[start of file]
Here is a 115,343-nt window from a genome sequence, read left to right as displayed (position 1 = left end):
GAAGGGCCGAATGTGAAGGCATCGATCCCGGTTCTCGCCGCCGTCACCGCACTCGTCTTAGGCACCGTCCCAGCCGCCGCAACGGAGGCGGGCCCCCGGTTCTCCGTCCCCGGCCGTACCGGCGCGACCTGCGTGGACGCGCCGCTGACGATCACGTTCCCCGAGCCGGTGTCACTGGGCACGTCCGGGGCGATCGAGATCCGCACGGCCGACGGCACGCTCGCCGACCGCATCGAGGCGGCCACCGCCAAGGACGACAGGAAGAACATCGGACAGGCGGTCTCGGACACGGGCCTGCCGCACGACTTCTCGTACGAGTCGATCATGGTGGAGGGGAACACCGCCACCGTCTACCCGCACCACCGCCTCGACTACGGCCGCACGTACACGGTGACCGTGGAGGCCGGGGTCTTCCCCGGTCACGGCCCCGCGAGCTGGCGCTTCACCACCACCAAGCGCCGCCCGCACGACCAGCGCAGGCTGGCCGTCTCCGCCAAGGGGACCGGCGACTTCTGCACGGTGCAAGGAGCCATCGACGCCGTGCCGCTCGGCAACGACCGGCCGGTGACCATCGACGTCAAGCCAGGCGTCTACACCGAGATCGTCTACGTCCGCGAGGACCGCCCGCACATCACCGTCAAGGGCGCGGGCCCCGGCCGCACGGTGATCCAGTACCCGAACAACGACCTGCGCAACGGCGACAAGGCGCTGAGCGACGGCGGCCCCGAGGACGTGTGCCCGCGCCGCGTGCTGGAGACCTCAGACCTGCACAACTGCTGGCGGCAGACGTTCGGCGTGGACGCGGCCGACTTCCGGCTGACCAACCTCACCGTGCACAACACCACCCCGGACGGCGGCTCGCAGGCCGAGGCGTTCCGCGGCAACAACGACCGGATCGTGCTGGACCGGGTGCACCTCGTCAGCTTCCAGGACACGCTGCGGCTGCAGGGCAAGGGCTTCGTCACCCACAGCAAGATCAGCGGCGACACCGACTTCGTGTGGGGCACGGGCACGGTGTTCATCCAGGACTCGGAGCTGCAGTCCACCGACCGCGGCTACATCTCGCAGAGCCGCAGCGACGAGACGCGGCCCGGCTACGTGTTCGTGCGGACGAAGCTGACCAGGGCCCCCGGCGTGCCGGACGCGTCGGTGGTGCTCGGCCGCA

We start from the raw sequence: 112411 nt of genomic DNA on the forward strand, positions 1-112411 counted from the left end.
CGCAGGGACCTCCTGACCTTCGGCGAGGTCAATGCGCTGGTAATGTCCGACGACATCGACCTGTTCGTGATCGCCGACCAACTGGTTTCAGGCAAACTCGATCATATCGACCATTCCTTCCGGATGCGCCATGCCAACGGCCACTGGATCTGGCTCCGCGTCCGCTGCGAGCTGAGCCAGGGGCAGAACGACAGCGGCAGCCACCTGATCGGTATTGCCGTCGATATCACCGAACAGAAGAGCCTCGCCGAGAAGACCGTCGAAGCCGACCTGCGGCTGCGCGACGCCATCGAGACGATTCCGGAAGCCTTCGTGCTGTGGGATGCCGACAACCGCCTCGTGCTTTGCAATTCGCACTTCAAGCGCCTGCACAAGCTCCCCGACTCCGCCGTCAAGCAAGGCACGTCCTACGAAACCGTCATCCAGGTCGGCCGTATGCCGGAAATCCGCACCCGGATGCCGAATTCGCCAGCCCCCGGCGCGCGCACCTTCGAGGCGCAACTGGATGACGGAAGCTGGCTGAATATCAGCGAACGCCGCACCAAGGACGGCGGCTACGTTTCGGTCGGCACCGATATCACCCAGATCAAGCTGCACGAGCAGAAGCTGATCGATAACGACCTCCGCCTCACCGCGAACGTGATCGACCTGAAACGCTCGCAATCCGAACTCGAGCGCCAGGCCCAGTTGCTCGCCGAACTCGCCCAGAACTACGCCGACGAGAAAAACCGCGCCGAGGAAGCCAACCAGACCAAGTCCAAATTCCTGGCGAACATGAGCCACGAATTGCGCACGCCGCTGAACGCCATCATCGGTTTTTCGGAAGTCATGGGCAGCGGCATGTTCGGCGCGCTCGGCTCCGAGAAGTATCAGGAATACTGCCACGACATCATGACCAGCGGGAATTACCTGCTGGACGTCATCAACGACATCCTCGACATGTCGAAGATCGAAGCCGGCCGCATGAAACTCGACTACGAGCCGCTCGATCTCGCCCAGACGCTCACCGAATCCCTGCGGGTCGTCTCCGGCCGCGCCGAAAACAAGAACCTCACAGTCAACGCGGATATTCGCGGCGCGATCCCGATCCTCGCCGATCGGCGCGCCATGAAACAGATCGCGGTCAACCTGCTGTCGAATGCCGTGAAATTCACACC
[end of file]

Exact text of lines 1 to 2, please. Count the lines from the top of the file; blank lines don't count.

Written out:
Here is a 115,343-nt window from a genome sequence, read left to right as displayed (position 1 = left end):
GAAGGGCCGAATGTGAAGGCATCGATCCCGGTTCTCGCCGCCGTCACCGCACTCGTCTTAGGCACCGTCCCAGCCGCCGCAACGGAGGCGGGCCCCCGGTTCTCCGTCCCCGGCCGTACCGGCGCGACCTGCGTGGACGCGCCGCTGACGATCACGTTCCCCGAGCCGGTGTCACTGGGCACGTCCGGGGCGATCGAGATCCGCACGGCCGACGGCACGCTCGCCGACCGCATCGAGGCGGCCACCGCCAAGGACGACAGGAAGAACATCGGACAGGCGGTCTCGGACACGGGCCTGCCGCACGACTTCTCGTACGAGTCGATCATGGTGGAGGGGAACACCGCCACCGTCTACCCGCACCACCGCCTCGACTACGGCCGCACGTACACGGTGACCGTGGAGGCCGGGGTCTTCCCCGGTCACGGCCCCGCGAGCTGGCGCTTCACCACCACCAAGCGCCGCCCGCACGACCAGCGCAGGCTGGCCGTCTCCGCCAAGGGGACCGGCGACTTCTGCACGGTGCAAGGAGCCATCGACGCCGTGCCGCTCGGCAACGACCGGCCGGTGACCATCGACGTCAAGCCAGGCGTCTACACCGAGATCGTCTACGTCCGCGAGGACCGCCCGCACATCACCGTCAAGGGCGCGGGCCCCGGCCGCACGGTGATCCAGTACCCGAACAACGACCTGCGCAACGGCGACAAGGCGCTGAGCGACGGCGGCCCCGAGGACGTGTGCCCGCGCCGCGTGCTGGAGACCTCAGACCTGCACAACTGCTGGCGGCAGACGTTCGGCGTGGACGCGGCCGACTTCCGGCTGACCAACCTCACCGTGCACAACACCACCCCGGACGGCGGCTCGCAGGCCGAGGCGTTCCGCGGCAACAACGACCGGATCGTGCTGGACCGGGTGCACCTCGTCAGCTTCCAGGACACGCTGCGGCTGCAGGGCAAGGGCTTCGTCACCCACAGCAAGATCAGCGGCGACACCGACTTCGTGTGGGGCACGGGCACGGTGTTCATCCAGGACTCGGAGCTGCAGTCCACCGACCGCGGCTACATCTCGCAGAGCCGCAGCGACGAGACGCGGCCCGGCTACGTGTTCGTGCGGACGAAGCTGACCAGGGCCCCCGGCGTGCCGGACGCGTCGGTGGTGCTCGGCCGCA